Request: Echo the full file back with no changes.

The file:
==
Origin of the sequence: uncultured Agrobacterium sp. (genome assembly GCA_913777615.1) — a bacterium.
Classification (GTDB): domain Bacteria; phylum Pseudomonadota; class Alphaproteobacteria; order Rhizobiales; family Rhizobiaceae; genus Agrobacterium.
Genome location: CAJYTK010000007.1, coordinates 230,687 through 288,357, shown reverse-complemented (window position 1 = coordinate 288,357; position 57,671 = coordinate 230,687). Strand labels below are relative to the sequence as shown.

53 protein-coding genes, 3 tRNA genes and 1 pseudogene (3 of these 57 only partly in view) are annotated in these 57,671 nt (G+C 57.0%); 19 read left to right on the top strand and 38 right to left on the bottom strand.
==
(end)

Origin of the sequence: uncultured Agrobacterium sp. (genome assembly GCA_913777615.1) — a bacterium.
Classification (GTDB): domain Bacteria; phylum Pseudomonadota; class Alphaproteobacteria; order Rhizobiales; family Rhizobiaceae; genus Agrobacterium.
Genome location: CAJYTK010000007.1, coordinates 230,687 through 288,357, shown reverse-complemented (window position 1 = coordinate 288,357; position 57,671 = coordinate 230,687). Strand labels below are relative to the sequence as shown.

53 protein-coding genes, 3 tRNA genes and 1 pseudogene (3 of these 57 only partly in view) are annotated in these 57,671 nt (G+C 57.0%); 19 read left to right on the top strand and 38 right to left on the bottom strand.